Electric cars have been finding their way into racing success the last few years, and the biggest game in town is Formula E, the FIA’s all-electric open-wheel racing series. The series’ 5th season starts this weekend with the Ad Diriyah ePrix in Saudi Arabia.
The new season brings new tracks, new teams, new drivers, new rules, and most importantly: a new car which is capable of much more than last season’s.
In 2014, Formula E started as a “spec series” – a racing series in which all the cars have the same technical capabilities and differ only in terms of drivers and minor setup changes like suspension tuning, tire pressures, etc. Over the years the cars have gradually gained more capability and the regulations have opened up for more development of different drivetrain options between the teams.
2019 Formula E Series
But this year that all changes with the introduction of Formula E’s Gen 2 chassis which promises much more power and energy storage, and most importantly the ability to finish a full race without needing a recharge or swap.
In previous years, the batteries in the spec chassis weren’t big enough to last a full race distance. Also, the races took place in urban environments on temporary tracks without permanent paddock facilities. If the races were done at permanent facilities, perhaps the series could have set up dedicated battery swap pits to manage this problem, but this wouldn’t be possible on temporary tracks.
So drivers would swap from one car to another mid-race. This was confusing to viewers, and the optics weren’t great for EVs. The car-swapping inspired a fair amount of ridicule from traditional motorsports fans.
Thankfully, that’s all done now. The new Formula E cars have roughly twice the energy capacity thanks to a new battery supplied by McLaren and Atieva (the technology supply division of Lucid Motors). This means they can work for the full duration of the 45-minute long races without needing any sort of swap or charge – so long as the driver uses it fastidiously, applying regen where possible.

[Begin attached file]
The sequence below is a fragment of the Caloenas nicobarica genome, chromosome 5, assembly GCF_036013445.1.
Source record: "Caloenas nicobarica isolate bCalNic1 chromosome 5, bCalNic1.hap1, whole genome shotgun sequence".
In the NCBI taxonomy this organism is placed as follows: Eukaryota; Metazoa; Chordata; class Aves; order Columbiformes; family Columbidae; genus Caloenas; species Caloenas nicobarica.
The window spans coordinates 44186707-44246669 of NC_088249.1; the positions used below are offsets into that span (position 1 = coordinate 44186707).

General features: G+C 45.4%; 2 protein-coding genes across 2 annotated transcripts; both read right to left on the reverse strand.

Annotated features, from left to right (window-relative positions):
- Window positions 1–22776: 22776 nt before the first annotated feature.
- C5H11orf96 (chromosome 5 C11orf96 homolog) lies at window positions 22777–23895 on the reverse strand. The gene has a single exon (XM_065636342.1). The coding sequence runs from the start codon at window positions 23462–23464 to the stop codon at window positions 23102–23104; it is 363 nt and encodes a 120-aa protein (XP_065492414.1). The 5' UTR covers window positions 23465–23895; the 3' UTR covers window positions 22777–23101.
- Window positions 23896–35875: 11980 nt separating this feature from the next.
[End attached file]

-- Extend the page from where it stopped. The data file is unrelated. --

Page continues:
In addition, they have much more power. The new car is capable of delivering 250kW (335hp) of power – quite a lot for a car weighing around 900kg (or just under ~2,000lbs) including the weight of the driver. This enables it to reach a top speed of 280km/h (174mph) and travel 0-100km/h (0-62mph) in about 2.8 seconds. Note that 0-60 is not a very important measure for race cars, since they only start off at 0mph exactly once during each race, so acceleration at higher speeds is much more important.
As a spec series, since the cars are all very close in capability, this ensures closer racing and keeps costs down for entrants. Due to this the races tend to be close and exciting, with lots of passing and without the same drivers and teams winning every race. The cars have a little differentiation due to different powertrain configurations, but in general each race is anyone’s to win.
Formula E Teams
These changes brought more manufacturers into the fold. Next year’s series includes 11 teams with 9 different powertrain configurations (Venturi and Audi’s powertrains each power two cars). There are 6 major auto manufacturers with teams in the series – Audi, Jaguar, Nissan, BMW, DS (Citroen), and Mahindra. The other teams are boutique/startup manufacturers (NIO, Venturi) or race teams (HWA Racelab, Geox Dragon (Penske), Envision Virgin Racing). Porsche and Mercedes-Benz are on the sidelines this time around, though both plan to enter the series next season.
Along with top manufacturers, some of the best drivers in the world race in Formula E, with several former Formula One drivers and champions from other racing series. New tracks have been added in Ad Diriyah, Saudi Arabia; Sanya, China and Bern, Switzerland.
Finally, along with the technical changes of the new chassis, some rules have been changed. Races are now 45 minutes long (plus one lap after the time limit expires), and an “attack” mode has been added, allowing drivers a limited number of activations of an additional 25kW of power to help encourage passing and make races more exciting and unpredictable.